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Apr
21
comment Original Meaning of Blood is thicker than water, is it real?
@andy256 I think he is saying that this phrase has its origin in a time when the vast majority of the western world considered itself Christian and baptism was the mark of citizenship in the nation. This is actually quite credible.
May
10
comment Antonym of coterminous, or single word for “having the same beginning”
@ermanen Hm, interesting. Did it mean that historically? I sometimes learn my big words from old books, though I can't say where exactly I picked up "coterminous".
May
9
comment Antonym for gormless?
A post like this would almost seem to be self-contradictory. Either that, or the malady ironically cured itself. :)
Dec
1
comment Name for equivocal similes such as found in hip-hop lyrics?
@StoneyB Yes! an example from Shakespeare! Thank you.
Dec
1
comment Name for equivocal similes such as found in hip-hop lyrics?
What about catachretic simile? +1
Dec
1
comment Name for equivocal similes such as found in hip-hop lyrics?
Not sure why the downvote. Even though I don't think that's exactly right, I can certainly see that those are related, so +1.
Dec
1
comment Frequent use of word not found in dictionary, “programatically.”
The dictionary?!
Oct
17
comment Is there a word that describes when you are unable to remember the word you want to say?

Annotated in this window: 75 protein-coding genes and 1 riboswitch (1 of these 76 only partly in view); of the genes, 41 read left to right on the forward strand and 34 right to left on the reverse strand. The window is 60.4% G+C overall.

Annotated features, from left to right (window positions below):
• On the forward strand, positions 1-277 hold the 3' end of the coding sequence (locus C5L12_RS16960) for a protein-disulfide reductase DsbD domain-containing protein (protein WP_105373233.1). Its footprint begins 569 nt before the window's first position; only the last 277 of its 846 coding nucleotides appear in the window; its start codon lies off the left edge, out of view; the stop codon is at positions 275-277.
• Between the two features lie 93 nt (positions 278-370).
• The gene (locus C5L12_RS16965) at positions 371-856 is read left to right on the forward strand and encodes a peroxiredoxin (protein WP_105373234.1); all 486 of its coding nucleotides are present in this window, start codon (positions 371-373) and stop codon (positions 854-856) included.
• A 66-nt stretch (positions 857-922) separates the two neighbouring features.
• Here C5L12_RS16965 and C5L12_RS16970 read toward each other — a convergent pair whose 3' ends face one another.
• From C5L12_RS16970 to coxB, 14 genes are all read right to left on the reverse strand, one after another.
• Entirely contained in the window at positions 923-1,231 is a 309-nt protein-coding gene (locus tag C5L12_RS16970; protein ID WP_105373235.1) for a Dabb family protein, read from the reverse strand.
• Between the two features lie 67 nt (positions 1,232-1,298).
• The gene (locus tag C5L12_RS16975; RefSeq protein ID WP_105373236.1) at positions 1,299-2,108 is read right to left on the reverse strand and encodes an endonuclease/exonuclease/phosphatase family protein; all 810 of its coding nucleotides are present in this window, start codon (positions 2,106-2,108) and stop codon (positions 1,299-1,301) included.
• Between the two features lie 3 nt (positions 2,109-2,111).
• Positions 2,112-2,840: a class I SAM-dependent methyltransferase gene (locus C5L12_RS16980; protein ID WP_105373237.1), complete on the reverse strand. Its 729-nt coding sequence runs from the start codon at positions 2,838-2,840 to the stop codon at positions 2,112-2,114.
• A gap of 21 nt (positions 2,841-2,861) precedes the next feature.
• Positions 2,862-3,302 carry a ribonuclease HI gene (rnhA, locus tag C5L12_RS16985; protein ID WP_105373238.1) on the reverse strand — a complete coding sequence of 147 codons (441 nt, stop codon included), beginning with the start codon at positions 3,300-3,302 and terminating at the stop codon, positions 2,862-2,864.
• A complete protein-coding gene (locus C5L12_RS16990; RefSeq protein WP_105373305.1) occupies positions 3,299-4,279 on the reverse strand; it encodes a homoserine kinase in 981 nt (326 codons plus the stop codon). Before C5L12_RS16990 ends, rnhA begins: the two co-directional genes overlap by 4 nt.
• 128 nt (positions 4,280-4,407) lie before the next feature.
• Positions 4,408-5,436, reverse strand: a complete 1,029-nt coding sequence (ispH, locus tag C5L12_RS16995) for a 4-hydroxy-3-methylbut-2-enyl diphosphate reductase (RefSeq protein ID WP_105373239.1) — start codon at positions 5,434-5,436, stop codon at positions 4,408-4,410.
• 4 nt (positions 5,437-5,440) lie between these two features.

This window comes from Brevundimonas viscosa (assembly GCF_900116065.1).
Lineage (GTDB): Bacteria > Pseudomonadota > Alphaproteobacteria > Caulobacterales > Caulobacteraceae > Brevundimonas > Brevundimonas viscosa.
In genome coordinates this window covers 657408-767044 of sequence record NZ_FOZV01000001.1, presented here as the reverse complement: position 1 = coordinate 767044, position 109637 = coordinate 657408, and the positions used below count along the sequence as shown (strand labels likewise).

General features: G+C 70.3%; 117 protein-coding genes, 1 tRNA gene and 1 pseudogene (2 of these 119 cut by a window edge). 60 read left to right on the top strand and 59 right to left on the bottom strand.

Those are both considered disorders; see aphasia and dysnomia. I'm not sure the question refers to a disorder.
Oct
9
comment Why is it called an “Indian file”?
This doesn't explain why it is called Indian, which is the focus of the question.
Sep
25
comment Difference between lexicon and dictionary
@tchrist Thanks. That is a very helpful addition to my answer. I need to remember that I have the OAD and OED on my Kindle now. :)
Apr
4
comment Etymology of “magma” in abstract algebra
@Mitch In the case of those other algebraic structures, they make some sense: a group is a set and a binary operation put together in a certain way...okay, I can see that. Etc.
Mar
28
comment Which is the proper spelling: “disfunction” or “dysfunction”?
@Thursagen We might distinguish between different types of linguistic correctness—it's not an absolute concept, after all. I would argue that we could look at etymological correctness versus common usage correctness, etc...
Mar
28
comment Is a “misspelled” word which subsequently creates another word still considered misspelled?
I think your question correctly insinuates that this is a case of technology affecting our view of language. I think that "word" where "world" was meant is a misspelling.
Oct
31
comment Word for “to make changeable”
This is where you just make up your own word: unimmutabilize